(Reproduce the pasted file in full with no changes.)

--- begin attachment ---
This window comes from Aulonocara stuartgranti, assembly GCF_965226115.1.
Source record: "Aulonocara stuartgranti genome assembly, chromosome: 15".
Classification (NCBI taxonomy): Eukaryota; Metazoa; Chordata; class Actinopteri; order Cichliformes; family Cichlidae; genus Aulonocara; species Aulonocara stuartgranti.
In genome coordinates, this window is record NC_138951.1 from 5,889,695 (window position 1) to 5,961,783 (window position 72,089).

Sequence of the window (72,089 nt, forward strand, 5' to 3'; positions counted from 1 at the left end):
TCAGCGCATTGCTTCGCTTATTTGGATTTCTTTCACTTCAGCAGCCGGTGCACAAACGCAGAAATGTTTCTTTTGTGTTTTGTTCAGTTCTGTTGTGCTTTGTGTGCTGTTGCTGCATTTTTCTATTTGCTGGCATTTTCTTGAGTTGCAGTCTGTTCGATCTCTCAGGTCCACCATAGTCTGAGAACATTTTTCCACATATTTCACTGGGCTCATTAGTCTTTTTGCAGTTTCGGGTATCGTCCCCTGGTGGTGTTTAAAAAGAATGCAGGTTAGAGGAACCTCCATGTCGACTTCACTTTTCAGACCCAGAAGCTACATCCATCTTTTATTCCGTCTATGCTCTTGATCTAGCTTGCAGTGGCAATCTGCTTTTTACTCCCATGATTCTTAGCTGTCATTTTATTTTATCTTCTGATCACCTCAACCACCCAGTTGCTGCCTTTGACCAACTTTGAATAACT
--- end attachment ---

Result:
This window comes from Aulonocara stuartgranti, assembly GCF_965226115.1.
Source record: "Aulonocara stuartgranti genome assembly, chromosome: 15".
Classification (NCBI taxonomy): Eukaryota; Metazoa; Chordata; class Actinopteri; order Cichliformes; family Cichlidae; genus Aulonocara; species Aulonocara stuartgranti.
In genome coordinates, this window is record NC_138951.1 from 5,889,695 (window position 1) to 5,961,783 (window position 72,089).

Sequence of the window (72,089 nt, forward strand, 5' to 3'; positions counted from 1 at the left end):
TCAGCGCATTGCTTCGCTTATTTGGATTTCTTTCACTTCAGCAGCCGGTGCACAAACGCAGAAATGTTTCTTTTGTGTTTTGTTCAGTTCTGTTGTGCTTTGTGTGCTGTTGCTGCATTTTTCTATTTGCTGGCATTTTCTTGAGTTGCAGTCTGTTCGATCTCTCAGGTCCACCATAGTCTGAGAACATTTTTCCACATATTTCACTGGGCTCATTAGTCTTTTTGCAGTTTCGGGTATCGTCCCCTGGTGGTGTTTAAAAAGAATGCAGGTTAGAGGAACCTCCATGTCGACTTCACTTTTCAGACCCAGAAGCTACATCCATCTTTTATTCCGTCTATGCTCTTGATCTAGCTTGCAGTGGCAATCTGCTTTTTACTCCCATGATTCTTAGCTGTCATTTTATTTTATCTTCTGATCACCTCAACCACCCAGTTGCTGCCTTTGACCAACTTTGAATAACT